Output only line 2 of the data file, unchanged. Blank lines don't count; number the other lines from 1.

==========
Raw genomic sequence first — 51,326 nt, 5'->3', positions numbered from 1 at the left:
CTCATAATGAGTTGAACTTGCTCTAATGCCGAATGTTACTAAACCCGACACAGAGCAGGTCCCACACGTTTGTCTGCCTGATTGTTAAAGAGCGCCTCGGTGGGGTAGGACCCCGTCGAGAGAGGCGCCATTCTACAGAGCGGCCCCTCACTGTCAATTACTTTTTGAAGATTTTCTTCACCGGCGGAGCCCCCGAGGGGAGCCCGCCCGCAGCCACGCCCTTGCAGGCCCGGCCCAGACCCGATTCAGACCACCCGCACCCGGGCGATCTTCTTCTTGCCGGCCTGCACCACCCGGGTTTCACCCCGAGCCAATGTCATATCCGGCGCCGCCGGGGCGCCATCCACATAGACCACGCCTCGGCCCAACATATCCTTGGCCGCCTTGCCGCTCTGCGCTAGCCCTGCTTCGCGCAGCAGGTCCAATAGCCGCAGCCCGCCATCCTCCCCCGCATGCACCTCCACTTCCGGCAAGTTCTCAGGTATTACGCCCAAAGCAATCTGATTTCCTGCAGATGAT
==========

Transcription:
CTCATAATGAGTTGAACTTGCTCTAATGCCGAATGTTACTAAACCCGACACAGAGCAGGTCCCACACGTTTGTCTGCCTGATTGTTAAAGAGCGCCTCGGTGGGGTAGGACCCCGTCGAGAGAGGCGCCATTCTACAGAGCGGCCCCTCACTGTCAATTACTTTTTGAAGATTTTCTTCACCGGCGGAGCCCCCGAGGGGAGCCCGCCCGCAGCCACGCCCTTGCAGGCCCGGCCCAGACCCGATTCAGACCACCCGCACCCGGGCGATCTTCTTCTTGCCGGCCTGCACCACCCGGGTTTCACCCCGAGCCAATGTCATATCCGGCGCCGCCGGGGCGCCATCCACATAGACCACGCCTCGGCCCAACATATCCTTGGCCGCCTTGCCGCTCTGCGCTAGCCCTGCTTCGCGCAGCAGGTCCAATAGCCGCAGCCCGCCATCCTCCCCCGCATGCACCTCCACTTCCGGCAAGTTCTCAGGTATTACGCCCAAAGCAATCTGATTTCCTGCAGATGAT